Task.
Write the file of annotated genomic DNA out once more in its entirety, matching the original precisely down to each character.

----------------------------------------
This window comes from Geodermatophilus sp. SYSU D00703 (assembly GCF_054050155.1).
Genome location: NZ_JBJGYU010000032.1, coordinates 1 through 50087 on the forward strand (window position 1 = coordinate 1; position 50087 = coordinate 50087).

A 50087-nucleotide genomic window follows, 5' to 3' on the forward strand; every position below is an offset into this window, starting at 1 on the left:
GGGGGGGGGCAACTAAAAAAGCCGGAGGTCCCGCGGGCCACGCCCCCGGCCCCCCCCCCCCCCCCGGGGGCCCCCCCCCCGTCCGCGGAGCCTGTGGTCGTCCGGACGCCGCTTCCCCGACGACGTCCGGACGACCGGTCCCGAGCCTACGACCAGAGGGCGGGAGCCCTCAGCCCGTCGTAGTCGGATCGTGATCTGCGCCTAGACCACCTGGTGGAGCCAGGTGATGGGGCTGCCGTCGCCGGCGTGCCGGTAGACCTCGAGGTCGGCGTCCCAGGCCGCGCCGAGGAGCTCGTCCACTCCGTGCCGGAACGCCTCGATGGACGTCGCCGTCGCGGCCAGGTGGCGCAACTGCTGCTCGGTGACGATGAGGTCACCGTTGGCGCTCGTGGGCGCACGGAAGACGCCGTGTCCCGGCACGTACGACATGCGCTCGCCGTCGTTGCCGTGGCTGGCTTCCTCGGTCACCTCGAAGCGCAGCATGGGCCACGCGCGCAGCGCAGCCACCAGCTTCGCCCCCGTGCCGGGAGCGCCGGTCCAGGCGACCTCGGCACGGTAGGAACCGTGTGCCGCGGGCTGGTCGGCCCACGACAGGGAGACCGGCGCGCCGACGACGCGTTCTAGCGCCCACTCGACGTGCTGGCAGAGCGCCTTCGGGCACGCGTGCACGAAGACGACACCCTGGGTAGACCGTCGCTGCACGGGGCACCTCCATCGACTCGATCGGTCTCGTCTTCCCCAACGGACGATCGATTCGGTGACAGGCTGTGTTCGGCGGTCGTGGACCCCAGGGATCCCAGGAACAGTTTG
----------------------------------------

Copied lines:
This window comes from Geodermatophilus sp. SYSU D00703 (assembly GCF_054050155.1).
Genome location: NZ_JBJGYU010000032.1, coordinates 1 through 50087 on the forward strand (window position 1 = coordinate 1; position 50087 = coordinate 50087).

A 50087-nucleotide genomic window follows, 5' to 3' on the forward strand; every position below is an offset into this window, starting at 1 on the left:
GGGGGGGGGCAACTAAAAAAGCCGGAGGTCCCGCGGGCCACGCCCCCGGCCCCCCCCCCCCCCCCGGGGGCCCCCCCCCCGTCCGCGGAGCCTGTGGTCGTCCGGACGCCGCTTCCCCGACGACGTCCGGACGACCGGTCCCGAGCCTACGACCAGAGGGCGGGAGCCCTCAGCCCGTCGTAGTCGGATCGTGATCTGCGCCTAGACCACCTGGTGGAGCCAGGTGATGGGGCTGCCGTCGCCGGCGTGCCGGTAGACCTCGAGGTCGGCGTCCCAGGCCGCGCCGAGGAGCTCGTCCACTCCGTGCCGGAACGCCTCGATGGACGTCGCCGTCGCGGCCAGGTGGCGCAACTGCTGCTCGGTGACGATGAGGTCACCGTTGGCGCTCGTGGGCGCACGGAAGACGCCGTGTCCCGGCACGTACGACATGCGCTCGCCGTCGTTGCCGTGGCTGGCTTCCTCGGTCACCTCGAAGCGCAGCATGGGCCACGCGCGCAGCGCAGCCACCAGCTTCGCCCCCGTGCCGGGAGCGCCGGTCCAGGCGACCTCGGCACGGTAGGAACCGTGTGCCGCGGGCTGGTCGGCCCACGACAGGGAGACCGGCGCGCCGACGACGCGTTCTAGCGCCCACTCGACGTGCTGGCAGAGCGCCTTCGGGCACGCGTGCACGAAGACGACACCCTGGGTAGACCGTCGCTGCACGGGGCACCTCCATCGACTCGATCGGTCTCGTCTTCCCCAACGGACGATCGATTCGGTGACAGGCTGTGTTCGGCGGTCGTGGACCCCAGGGATCCCAGGAACAGTTTG